Did you know over 2.7 million Australians provide care for an ageing relative or a loved one with disability? Although rewarding, being a primary caregiver for a family member can be a tough gig. In terms of hours, providing care can be equivalent to a full-time job. Many carers look after the everyday needs of their loved one for more than 35 hours per week.
If you’re caring for an ageing grandparent, don’t feel you have to do it alone. Here are some tips that may help you find the balance between providing care and finding time for your own needs.
Prioritise their wellbeing
Because you want the best for your loved one, it’s easy to take on more responsibility than needed, without realising it. Hit the pause button just for a moment, to work out the best type of care you can provide for your grandparent. For example, is their mobility an issue? If so, they may need more help around the home. Someone to assist with physically demanding tasks, and not so much assistance with personal care needs. Consider delegating the bulk of the housework, lawn mowing, and garden care to a home care provider. This leaves you free to tend to their personal care. If cognitive decline is a concern, it may be in the best interests of your grandparent to engage some professional help. Community nursing services will offer your grandparent the medical care they need in the comfort of home. This allows you time to meet their other care needs.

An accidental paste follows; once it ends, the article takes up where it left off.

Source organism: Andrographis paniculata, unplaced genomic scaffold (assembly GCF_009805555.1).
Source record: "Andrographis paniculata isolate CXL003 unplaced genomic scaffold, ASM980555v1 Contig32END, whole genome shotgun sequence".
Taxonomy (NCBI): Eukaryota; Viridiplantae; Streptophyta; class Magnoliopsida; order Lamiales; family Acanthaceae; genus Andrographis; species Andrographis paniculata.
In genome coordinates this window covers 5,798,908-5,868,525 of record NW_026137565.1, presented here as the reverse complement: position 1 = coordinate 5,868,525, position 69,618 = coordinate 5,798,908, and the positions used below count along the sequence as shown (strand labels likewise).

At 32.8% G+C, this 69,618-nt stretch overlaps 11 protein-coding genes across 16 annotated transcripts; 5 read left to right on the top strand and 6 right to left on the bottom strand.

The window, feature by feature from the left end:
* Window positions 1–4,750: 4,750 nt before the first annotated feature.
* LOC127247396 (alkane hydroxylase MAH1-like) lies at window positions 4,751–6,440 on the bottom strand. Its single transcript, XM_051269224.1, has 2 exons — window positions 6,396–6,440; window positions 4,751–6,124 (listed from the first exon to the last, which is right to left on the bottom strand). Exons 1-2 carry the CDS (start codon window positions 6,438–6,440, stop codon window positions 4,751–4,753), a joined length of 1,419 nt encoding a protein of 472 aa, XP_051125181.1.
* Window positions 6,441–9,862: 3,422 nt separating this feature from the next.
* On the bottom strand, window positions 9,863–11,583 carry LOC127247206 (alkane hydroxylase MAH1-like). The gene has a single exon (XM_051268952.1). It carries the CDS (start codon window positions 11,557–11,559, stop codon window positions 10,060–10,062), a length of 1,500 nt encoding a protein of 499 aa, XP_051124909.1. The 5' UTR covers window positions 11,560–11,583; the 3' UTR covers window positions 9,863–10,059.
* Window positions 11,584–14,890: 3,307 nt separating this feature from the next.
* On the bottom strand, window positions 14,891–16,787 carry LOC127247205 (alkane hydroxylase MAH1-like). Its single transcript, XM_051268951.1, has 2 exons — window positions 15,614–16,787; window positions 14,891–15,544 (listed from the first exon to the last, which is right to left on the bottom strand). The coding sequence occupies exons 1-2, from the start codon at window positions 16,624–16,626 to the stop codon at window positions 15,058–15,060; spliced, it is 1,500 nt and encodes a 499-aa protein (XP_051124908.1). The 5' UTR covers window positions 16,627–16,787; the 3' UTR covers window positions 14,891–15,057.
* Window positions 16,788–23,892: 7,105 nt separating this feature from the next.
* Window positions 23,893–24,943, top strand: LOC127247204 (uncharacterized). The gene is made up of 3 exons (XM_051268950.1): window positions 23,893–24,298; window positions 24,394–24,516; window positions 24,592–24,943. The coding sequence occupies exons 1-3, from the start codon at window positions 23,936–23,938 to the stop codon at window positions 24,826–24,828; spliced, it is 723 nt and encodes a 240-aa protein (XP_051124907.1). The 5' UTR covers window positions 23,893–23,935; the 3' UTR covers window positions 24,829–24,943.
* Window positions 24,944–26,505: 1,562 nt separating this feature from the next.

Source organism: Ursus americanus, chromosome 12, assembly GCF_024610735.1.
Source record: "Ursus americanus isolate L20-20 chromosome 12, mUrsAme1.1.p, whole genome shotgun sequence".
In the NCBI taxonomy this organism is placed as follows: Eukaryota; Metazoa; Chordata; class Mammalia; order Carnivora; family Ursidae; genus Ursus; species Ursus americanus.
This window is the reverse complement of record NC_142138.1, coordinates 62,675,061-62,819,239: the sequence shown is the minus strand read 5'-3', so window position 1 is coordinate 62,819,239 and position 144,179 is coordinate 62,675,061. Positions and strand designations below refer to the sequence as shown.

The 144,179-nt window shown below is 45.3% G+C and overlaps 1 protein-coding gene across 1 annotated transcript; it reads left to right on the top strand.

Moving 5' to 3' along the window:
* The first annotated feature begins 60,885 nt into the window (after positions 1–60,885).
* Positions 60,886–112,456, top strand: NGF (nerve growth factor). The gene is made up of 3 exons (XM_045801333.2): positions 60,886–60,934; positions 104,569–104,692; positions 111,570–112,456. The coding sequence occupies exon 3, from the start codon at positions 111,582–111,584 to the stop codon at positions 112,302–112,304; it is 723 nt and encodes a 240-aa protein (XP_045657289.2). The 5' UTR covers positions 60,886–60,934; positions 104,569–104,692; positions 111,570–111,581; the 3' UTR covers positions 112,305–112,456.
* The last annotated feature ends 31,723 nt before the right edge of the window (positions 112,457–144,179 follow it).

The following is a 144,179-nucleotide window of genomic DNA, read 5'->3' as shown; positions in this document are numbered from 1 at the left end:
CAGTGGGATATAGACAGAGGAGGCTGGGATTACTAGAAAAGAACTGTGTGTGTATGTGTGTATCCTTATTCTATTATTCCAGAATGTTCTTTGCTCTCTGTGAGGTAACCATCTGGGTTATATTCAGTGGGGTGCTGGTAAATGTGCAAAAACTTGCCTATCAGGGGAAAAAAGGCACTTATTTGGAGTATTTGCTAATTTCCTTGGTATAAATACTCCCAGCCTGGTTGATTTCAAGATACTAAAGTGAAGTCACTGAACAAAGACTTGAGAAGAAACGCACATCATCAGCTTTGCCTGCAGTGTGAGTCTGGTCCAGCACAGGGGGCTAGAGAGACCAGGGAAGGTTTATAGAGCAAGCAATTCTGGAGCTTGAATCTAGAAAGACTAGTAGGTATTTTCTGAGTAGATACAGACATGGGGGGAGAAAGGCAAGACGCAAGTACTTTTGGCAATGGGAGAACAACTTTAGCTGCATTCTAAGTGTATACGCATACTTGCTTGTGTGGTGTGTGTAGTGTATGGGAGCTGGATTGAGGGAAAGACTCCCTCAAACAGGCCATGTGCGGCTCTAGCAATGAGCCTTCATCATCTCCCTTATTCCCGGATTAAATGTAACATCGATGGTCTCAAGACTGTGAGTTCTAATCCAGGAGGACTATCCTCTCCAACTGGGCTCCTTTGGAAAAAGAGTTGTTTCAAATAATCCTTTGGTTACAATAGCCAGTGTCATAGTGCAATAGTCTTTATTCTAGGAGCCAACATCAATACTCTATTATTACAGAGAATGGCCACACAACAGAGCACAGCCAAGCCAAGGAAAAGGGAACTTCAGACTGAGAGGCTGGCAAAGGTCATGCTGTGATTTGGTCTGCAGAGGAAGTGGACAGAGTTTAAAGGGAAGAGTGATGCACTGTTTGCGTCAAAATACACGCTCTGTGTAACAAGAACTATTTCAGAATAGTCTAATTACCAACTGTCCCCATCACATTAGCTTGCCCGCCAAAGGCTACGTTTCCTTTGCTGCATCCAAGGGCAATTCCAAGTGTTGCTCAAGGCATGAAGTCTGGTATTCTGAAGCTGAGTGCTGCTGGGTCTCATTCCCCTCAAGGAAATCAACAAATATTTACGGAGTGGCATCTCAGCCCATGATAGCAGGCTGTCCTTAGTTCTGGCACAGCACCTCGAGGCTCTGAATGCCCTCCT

Prioritising the type of care your grandparent requires, and sharing the duties, has its benefits. It will give you more time to focus on your grandchild-grandparent relationship, which is crucial for their overall wellbeing.
Caring for a grandparent may leave little time for you to also support their social needs. Disengaging with the community may decrease feelings of self-worth. It may also evoke feelings of dejection. To promote a healthy mind-set, try to ensure your grandparent has some social or community interaction. There are many ways to enjoy community participation. Perhaps your grandparent would benefit from time with a community group, engaging with others who share a common interest. Or, they may prefer to go out for a coffee and chat at a local café. Many home care providers offer services that support people with community involvement, as well as transport to help them get there. And, while your grandparent is out enjoying some social interaction, you have the chance for some much-needed “me time”.
To be able to provide your grandparent with the best care possible, you also need to care for yourself. It’s hard to be a caregiver when you’re feeling tired and worn out. Respite care may just be the answer, and it’s a service offered by many home care providers. Qualified, compassionate carers can ensure your grandparent is well cared for, while you take a break. Respite care can be provided in the home, or by supporting your grandparent on an outing in the community. Regular respite care can benefit both you and your loved one. They may feel refreshed spending time with someone new, and you can have some time to recharge your batteries.
For information on Home Care Packages, click here. Or, to learn more about home care services and how they may help you and your grandparent, click here.